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Veterinary Services

Equine Piroplasmosis
Equine piroplasmosis (EP) is a tick-borne disease that
affects horses, donkeys, mules, and zebras. The disease is transmitted via tick bites or through mechanical transmission by improperly disinfected needles or
surgical instruments. EP is not endemic to the United
States; native tick species do not currently carry the
parasites that cause the disease.
Likewise, EP is not endemic to Australia, Canada,
England, Iceland, Ireland, and Japan. The disease
is, however, found in Africa, the Caribbean (including
Puerto Rico), Central and South America, the Middle
East, and Eastern and Southern Europe.
The increasingly international nature of the horse
industry presents potential risks for EPs introduction from foreign countries. Many areas of the United
States have climates suitable for foreign tick vectors
or other ticks that could act as vectors. Additionally,
because EP is not endemic, U.S. horses are highly
susceptible to acute forms of the disease.
Protecting Equine Health
The U.S. Department of Agricultures (USDA) Animal
and Plant Health Inspection Service (APHIS) protects
the U.S. equine industry against the entry and spread
of EP. APHIS Veterinary Services (VS) program
regulates equine importation and maintains tick control
and surveillance programs.
Recently, the United States won the bid to hold the
2010 World Equestrian Games in Kentucky, making
it the first time that the games will be held outside of
Europe. For the event, VS officials will use specific
safeguarding measures to safely allow horses with
EP and horses from EP-endemic areas to enter the
United States. VS officials will closely monitor
EP-positive horses to prevent disease transmission
and maintain the health of U.S. equine.
EP is a tick-borne disease caused by the parasites
Babesia caballi and B. equi. Ticks ingest blood from
infected equine and then bite uninfected equine,
spreading the disease through blood contact. Ticks
carrying the parasites can be moved via hay, bedding,
feed, and vegetation.
The only known natural vector of EP in the United
States is the tropical horse tick, Dermacentor nitens,
found in the southern United States. B. caballi and
B. equi have been experimentally transmitted by three

July 2008

other U.S. tick species: D. albipictus, the winter tick;

D. variabilis, the American dog tick; and Boophilus
microplus, the southern or tropical cattle tick.
Because the disease spreads through contact with
blood, EP can also be transmitted through contaminated needles and other skin-penetrating instruments.
Intrauterine infection from mother to foal is also
An EP-infected horse can take 7 to 22 days to show
signs of the disease. Cases of EP may be mild or
acute. Mild forms of the disease cause equines to
appear weak and show lack of appetite. More acute
cases can occur where EP is not common and horses
have not built up a resistance to the disease. Signs
of the acute phase include fever, anemia, jaundiced
mucous membranes, a swollen abdomen, and labored
breathing. Other signs of EP include central nervous
system disturbances, roughened-hair coats, constipation, colic, and hemoglobinuriaa condition which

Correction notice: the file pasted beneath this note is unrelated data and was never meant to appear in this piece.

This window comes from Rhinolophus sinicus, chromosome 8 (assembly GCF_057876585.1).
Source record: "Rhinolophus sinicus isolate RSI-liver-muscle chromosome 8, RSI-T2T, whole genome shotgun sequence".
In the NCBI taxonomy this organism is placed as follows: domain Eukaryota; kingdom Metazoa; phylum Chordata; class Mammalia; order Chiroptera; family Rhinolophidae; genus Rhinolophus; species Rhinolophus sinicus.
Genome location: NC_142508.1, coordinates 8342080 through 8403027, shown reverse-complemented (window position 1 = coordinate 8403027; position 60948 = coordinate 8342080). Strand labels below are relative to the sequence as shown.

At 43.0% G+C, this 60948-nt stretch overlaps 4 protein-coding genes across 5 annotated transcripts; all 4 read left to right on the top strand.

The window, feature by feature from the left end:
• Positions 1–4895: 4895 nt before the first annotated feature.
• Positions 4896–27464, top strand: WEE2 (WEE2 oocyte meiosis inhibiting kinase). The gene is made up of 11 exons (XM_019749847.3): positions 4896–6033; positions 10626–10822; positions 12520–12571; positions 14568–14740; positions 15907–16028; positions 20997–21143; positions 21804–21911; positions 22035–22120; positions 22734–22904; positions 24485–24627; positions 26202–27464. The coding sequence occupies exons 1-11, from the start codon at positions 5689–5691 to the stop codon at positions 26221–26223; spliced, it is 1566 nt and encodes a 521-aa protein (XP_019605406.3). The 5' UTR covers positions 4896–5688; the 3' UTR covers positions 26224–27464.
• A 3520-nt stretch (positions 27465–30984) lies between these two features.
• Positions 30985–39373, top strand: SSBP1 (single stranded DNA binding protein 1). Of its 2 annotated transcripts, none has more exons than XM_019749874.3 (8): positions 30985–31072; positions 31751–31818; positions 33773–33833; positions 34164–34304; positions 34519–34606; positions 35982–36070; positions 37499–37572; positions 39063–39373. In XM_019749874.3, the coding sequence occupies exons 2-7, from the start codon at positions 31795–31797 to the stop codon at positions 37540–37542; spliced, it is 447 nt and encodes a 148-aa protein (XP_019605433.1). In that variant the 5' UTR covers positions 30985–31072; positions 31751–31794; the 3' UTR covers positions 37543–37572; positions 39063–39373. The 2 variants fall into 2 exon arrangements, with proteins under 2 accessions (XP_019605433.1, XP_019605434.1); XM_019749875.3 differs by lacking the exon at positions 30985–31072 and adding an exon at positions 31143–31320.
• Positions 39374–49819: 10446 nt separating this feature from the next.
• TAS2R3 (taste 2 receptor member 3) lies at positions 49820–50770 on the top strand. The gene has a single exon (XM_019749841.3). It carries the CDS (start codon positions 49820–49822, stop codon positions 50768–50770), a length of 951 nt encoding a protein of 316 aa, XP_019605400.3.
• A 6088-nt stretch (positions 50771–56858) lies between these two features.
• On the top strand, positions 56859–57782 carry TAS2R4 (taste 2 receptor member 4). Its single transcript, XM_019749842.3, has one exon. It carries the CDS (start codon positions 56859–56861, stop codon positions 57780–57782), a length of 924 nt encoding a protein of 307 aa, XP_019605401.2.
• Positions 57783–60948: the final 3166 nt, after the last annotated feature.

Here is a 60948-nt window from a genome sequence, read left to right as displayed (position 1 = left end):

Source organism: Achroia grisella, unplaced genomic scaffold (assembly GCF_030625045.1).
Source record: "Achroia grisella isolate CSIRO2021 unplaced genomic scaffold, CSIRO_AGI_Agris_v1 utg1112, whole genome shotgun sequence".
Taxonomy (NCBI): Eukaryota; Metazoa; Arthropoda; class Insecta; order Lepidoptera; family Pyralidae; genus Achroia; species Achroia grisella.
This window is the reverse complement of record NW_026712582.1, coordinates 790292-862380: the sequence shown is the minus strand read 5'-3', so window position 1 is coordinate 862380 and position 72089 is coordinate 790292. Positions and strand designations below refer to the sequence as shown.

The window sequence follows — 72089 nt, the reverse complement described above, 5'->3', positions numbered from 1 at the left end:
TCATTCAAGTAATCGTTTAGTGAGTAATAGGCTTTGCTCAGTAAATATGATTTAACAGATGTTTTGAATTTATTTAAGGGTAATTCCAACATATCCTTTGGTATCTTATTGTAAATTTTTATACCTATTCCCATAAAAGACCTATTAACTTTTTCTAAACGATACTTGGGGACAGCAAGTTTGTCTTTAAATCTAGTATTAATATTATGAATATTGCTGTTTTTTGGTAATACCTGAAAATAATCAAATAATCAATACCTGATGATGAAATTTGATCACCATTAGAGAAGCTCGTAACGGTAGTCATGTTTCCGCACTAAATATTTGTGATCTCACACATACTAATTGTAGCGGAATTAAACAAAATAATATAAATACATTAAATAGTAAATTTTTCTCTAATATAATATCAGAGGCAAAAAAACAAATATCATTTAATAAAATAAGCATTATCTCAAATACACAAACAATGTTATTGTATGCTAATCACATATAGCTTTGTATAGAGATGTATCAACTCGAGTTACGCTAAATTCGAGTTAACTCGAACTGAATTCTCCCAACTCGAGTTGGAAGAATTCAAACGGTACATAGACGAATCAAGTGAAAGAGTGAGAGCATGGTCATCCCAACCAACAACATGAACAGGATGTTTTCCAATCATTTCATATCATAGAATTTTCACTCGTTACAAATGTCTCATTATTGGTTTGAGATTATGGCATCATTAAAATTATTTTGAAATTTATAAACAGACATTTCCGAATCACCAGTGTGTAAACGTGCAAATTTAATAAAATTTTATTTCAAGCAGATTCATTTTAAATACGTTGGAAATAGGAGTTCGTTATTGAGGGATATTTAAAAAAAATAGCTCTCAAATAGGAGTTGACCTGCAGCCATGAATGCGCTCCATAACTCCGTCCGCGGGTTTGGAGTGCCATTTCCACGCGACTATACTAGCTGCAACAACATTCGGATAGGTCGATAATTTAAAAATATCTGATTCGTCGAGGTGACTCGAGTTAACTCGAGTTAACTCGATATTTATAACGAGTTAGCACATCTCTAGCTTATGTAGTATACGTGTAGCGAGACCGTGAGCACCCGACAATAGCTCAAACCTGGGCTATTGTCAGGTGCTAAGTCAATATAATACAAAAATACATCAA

gives urine a red color. In some cases, death may
occur. Some infected horses, however, may show
few or no symptoms in the acute phase and may not
experience any decrease in performance.
Horses that survive the acute phase of infection
may continue to carry the parasites for long periods
of time. These horses are potential sources of infection to other horses through tick-borne transmission or
mechanical transfer by biting ticks, needles, or
surgical instruments.
Because the clinical signs for EP are non-specific
and similar to many other diseases and conditions, it
is difficult to diagnose; the disease, however, can be
diagnosed with laboratory tests. If EP is suspected,
State or Federal animal health officials should be
notified before veterinarians collect any samples.
If an outbreak of EP occurs, APHIS must notify
the World Organization for Animal Health (OIE) and
indicate the steps it is taking to eradicate the disease.
The OIE is the international organization that establishes standards for the safe international trade of
animals and their products.
Currently, there is no vaccine for EP. In endemic
regions, symptoms of EP are treated with drugs.
While disinfectants and proper sanitation are often
crucial to preventing the spread of animal disease,

these practices are not necessarily effective against

the spread of EP and other tick-borne infections.
Preventing the transfer of blood between animals
through biting ticks or surgical instruments is crucial
to preventing the transmission of EP.
In 1960, VS and the State of Florida began a disease
investigation after backyard horses in south Florida
became ill with progressive anemia, jaundice, and
fever. The investigation determined that the illness
was EP and that it was carried by tropical horse ticks.
A State-Federal EP control program was initiated in
1962 in south Florida to eradicate the disease. The
program used quarantine and drug treatment for
infected equines, spray treatment for infected and
exposed animals, and movement controls to prevent
disease spread of EP. As a result of the eradication
campaign, the United States was declared EP-free in
Additional Information
For more information about EP, contact:
USDA, APHIS, Veterinary Services, National Animal
Health Programs
4700 River Road, Unit 43
Riverdale, MD 20737
Telephone (301) 7346954
Fax (301) 7347964
Current information on animal diseases is also
available on the Internet at

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United States Department of Agriculture

Animal and Plant Health Inspection Service

Safeguarding American Agriculture